On Wednesday 22 March I attended a health and safety meeting at our refurbishment of the Southbank. These buildings - adjacent to the Royal Festival Hall - contain the Queen Elizabeth Hall, Purcell Room and the Hayward Gallery plus back of house areas.  

Mid-afternoon my team of 220 operatives and staff were evacuated because of the terrorist incident in Westminster. Calmly and efficiently we left the 550 room site. The Royal Festival Hall and surrounding buildings, containing 1,000 school children and others, were also evacuated.

The alternative, advised by the Metropolitan Police (MPS), was secure lockdown.
Everyone was directed away from Westminster Bridge and the Embankment foot bridge over the river and towards Waterloo Station. By this time security helicopters were hovering over the Southbank, Waterloo and Westminster. Westminster Bridge and the Embankment were closed to traffic and police teams in transits were parking up in the Southbank area.
A Royal opening of New Scotland Yard building had been planned for Thursday morning.  Of course, the Royal visit could not proceed under the circumstances but we still met the MPS team on Thursday morning.

Getting to New Scotland Yard meant passing through the security cordon and presenting our passes to armed police. It was very quiet walking down Whitehall without the traffic and with so few people.

Cameras had been set up adjacent to the glass entrance pavilion to allow rolling news footage to be recorded and transmitted.  At 09:33, there was a minute of silence to remember those who had died in the attack. The acting commissioner and senior officers formed up outside the building, facing the eternal flame of remembrance.

And that was how the Curtis Green building was presented to the world as New Scotland Yard, the new headquarters of the MPS.

The MPS has been very complimentary about our work on the building. BAM had worked hard on it under intense pressure for 111 weeks.
They particularly liked the collaborative approach we used helping to establish a relationship between us that was based on mutual integrity. This was seen as a major success.
They appreciated the involvement of BAM FM’s ‘soft landings’ representative. This meant we were there after we handed it over for their use, helping them to learn how best to use it.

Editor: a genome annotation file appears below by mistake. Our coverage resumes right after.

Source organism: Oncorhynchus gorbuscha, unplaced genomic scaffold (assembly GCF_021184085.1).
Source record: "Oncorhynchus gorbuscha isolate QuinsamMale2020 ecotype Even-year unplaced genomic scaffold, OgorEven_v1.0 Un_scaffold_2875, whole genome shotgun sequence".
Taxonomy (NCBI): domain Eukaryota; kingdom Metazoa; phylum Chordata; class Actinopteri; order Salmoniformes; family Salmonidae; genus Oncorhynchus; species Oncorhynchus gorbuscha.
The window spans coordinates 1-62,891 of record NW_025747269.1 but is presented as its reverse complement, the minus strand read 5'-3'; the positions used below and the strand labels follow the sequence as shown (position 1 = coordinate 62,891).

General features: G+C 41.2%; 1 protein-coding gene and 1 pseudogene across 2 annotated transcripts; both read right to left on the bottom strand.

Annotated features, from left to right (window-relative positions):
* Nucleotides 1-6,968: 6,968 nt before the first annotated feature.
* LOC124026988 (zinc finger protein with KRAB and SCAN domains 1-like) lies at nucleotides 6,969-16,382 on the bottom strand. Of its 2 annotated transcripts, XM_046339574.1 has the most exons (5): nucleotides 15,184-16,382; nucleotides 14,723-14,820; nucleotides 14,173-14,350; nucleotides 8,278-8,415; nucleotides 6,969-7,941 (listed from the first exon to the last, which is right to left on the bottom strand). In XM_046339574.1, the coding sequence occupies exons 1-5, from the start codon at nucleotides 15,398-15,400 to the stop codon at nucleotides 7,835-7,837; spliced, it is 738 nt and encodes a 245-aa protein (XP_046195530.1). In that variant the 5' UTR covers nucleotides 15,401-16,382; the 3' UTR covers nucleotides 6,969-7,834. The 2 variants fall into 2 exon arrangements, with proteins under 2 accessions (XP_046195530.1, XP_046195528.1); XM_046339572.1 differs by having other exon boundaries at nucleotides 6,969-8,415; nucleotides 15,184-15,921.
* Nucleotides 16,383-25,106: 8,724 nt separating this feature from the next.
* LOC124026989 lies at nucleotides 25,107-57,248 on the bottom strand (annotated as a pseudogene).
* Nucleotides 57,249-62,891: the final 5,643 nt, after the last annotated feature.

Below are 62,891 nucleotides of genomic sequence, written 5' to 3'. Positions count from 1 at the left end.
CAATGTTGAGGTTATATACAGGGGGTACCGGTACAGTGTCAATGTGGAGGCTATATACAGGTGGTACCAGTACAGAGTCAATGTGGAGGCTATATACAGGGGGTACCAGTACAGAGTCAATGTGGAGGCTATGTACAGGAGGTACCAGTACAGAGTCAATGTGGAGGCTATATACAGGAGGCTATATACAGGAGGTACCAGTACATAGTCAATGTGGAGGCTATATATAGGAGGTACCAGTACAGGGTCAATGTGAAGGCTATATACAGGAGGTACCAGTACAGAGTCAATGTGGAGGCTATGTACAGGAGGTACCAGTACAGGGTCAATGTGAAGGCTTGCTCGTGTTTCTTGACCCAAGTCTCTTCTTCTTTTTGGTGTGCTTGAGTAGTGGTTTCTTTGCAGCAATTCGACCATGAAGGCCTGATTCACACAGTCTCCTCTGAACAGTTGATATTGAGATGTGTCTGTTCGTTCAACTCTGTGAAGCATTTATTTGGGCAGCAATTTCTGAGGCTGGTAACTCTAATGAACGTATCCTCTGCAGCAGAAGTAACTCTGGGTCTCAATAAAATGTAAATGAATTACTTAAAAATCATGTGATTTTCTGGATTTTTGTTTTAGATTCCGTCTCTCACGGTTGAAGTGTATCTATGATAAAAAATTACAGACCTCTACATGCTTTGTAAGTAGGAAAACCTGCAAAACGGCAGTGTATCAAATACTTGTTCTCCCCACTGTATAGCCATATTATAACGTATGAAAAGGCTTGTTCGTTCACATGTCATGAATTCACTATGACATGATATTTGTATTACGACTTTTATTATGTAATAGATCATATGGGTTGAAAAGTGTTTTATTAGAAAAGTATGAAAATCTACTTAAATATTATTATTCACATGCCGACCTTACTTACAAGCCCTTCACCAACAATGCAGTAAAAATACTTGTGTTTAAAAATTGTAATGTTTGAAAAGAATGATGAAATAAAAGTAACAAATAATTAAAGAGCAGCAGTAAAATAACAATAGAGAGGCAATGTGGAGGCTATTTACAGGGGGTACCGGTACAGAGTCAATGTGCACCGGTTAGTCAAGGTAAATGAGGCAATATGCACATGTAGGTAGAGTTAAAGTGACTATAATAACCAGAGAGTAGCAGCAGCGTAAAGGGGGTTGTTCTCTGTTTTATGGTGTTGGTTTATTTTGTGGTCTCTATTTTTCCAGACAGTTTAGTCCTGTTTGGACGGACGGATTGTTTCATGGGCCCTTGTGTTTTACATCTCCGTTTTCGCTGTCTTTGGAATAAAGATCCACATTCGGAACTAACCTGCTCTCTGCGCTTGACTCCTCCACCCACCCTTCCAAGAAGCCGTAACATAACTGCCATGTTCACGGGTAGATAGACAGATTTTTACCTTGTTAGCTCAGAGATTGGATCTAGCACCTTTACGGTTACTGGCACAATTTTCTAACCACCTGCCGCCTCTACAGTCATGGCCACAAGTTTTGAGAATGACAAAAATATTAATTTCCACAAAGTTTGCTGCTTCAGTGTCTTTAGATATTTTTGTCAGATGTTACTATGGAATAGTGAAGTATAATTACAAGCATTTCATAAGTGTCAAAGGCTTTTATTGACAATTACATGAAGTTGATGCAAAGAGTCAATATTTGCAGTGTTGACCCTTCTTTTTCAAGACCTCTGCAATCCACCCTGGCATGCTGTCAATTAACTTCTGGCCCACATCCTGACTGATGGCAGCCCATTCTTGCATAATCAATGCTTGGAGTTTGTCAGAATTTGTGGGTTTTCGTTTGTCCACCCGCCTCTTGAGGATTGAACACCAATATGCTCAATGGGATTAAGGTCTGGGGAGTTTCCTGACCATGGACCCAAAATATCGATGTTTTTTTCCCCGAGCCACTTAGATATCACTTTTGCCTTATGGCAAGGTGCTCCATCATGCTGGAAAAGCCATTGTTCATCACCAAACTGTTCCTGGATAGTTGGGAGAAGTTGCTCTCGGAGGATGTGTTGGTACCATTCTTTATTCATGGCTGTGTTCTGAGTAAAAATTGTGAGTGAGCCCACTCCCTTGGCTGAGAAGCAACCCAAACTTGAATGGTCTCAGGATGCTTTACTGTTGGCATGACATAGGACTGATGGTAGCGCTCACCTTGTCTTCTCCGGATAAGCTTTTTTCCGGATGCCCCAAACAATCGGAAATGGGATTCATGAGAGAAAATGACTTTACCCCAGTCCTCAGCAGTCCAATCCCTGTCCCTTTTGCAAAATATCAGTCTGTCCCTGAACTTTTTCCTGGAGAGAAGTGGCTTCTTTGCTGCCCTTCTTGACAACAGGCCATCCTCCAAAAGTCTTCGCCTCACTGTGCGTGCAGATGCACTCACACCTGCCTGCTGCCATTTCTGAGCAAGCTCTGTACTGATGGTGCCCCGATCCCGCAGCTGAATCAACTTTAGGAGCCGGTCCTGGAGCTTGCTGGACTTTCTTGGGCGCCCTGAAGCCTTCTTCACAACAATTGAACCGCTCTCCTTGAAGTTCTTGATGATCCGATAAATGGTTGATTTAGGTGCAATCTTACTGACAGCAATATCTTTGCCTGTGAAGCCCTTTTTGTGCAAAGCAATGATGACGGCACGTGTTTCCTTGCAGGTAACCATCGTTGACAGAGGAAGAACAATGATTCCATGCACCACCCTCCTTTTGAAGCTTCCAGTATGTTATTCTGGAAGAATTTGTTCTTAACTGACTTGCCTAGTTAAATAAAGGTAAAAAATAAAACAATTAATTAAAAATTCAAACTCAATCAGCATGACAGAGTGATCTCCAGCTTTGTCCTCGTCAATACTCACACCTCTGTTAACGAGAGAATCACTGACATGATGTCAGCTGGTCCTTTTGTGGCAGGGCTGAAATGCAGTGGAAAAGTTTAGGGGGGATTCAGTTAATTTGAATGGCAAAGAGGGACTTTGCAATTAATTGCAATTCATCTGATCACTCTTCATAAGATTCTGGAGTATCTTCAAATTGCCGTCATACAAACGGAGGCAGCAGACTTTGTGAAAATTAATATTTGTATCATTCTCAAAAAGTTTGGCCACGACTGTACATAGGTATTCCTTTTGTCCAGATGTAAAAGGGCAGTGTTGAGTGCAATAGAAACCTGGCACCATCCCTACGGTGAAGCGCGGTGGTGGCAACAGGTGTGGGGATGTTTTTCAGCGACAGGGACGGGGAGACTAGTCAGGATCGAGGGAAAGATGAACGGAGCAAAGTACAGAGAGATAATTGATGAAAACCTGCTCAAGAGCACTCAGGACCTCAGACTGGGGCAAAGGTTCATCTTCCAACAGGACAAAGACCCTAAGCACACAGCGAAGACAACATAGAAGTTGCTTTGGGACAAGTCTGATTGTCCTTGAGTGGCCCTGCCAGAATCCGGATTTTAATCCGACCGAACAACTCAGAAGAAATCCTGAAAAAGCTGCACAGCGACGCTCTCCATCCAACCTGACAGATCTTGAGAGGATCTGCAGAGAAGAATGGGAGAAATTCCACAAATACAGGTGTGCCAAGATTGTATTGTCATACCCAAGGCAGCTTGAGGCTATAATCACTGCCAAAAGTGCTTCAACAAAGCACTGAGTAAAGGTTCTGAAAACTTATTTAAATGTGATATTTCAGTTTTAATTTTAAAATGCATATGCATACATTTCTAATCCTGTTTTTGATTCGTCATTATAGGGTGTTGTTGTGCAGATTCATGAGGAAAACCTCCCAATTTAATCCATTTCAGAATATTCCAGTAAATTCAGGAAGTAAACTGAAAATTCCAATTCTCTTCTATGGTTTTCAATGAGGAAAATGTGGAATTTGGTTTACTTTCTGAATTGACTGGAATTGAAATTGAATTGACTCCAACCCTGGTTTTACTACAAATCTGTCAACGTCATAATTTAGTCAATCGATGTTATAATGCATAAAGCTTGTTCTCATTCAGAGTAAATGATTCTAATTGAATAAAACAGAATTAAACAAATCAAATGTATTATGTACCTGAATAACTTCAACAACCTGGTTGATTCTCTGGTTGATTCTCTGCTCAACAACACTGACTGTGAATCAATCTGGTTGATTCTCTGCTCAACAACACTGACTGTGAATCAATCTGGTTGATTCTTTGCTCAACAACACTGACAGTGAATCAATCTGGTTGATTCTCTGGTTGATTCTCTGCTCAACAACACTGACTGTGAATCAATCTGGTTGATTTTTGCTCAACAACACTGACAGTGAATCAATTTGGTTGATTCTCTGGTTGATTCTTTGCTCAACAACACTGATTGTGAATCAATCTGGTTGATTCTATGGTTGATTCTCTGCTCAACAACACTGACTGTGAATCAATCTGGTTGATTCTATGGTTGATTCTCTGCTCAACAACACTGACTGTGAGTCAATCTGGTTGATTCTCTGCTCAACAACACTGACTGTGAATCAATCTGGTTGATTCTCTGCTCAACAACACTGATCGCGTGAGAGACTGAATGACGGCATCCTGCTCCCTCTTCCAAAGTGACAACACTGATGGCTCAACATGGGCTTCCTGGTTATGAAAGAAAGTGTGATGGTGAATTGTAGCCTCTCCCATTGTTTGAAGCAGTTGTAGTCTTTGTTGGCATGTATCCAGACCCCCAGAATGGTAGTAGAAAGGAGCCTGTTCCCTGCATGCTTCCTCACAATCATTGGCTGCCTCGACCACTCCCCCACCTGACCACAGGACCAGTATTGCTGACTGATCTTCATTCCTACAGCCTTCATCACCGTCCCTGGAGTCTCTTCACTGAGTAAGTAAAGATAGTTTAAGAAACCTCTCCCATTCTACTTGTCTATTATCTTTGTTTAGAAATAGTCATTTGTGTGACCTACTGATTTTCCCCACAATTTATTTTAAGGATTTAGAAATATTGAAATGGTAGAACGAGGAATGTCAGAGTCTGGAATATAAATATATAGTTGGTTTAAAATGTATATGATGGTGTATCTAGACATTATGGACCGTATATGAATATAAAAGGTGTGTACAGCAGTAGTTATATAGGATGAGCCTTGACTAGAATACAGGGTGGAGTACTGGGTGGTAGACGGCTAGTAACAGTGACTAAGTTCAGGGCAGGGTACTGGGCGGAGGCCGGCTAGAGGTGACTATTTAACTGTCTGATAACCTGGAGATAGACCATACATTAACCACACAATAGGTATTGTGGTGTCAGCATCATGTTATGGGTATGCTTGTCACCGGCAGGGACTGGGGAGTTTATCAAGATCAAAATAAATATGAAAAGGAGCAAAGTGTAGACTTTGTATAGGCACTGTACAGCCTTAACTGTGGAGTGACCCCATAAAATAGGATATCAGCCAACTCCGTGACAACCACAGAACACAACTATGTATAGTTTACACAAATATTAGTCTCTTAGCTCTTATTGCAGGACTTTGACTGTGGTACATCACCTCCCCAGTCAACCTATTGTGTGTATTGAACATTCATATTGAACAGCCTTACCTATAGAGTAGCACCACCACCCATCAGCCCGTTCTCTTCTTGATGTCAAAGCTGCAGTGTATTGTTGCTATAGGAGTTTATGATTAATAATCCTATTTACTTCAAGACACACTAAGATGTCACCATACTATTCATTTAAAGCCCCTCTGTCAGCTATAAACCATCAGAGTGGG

They appreciated our achieving practical completion on time. It is a building with hidden complexities, requiring us to make many modifications to the original design and it tested the skills and adaptability of our team.  We came through it well.
I’m proud that we delivered something that proven so quickly to be fit for purpose for such an important client.
It may not be as dramatic or on the same scale of importance as the incredible work our client does, but good construction teams also have to adapt quickly to changing circumstances.  It is our ability to do this well that helps all our clients achieve what they want and need to do their jobs in the buildings that we create for them.

About the author

Michael Donegan

Construction Director - BAM Construction, London

Mike has led BAM’s work on many high profile schemes including Great Ormond Street Hospital, Lord’s Cricket Ground and the Southbank Centre. He is also behind The Angel Building, The Darwin Centre for the Natural History Museum, Chelsea and Westminster Hospital and Kings Cross Coal Drops Yard.

He joined the company in 1985 as a project manager having trained with Costain in the UK and then having worked with them for two years in Australia.

He actively supports BAM Design and BAM Services Engineering in London and supports the region as its Temporary Works Designated Engineer.

A sailing skipper for the scouts in the past and now with the Rona Sailing Project, he takes young and often disadvantaged people sailing for a week’s duration. He is also involved with Sailing for Mental Health and Sail 4 Cancer.

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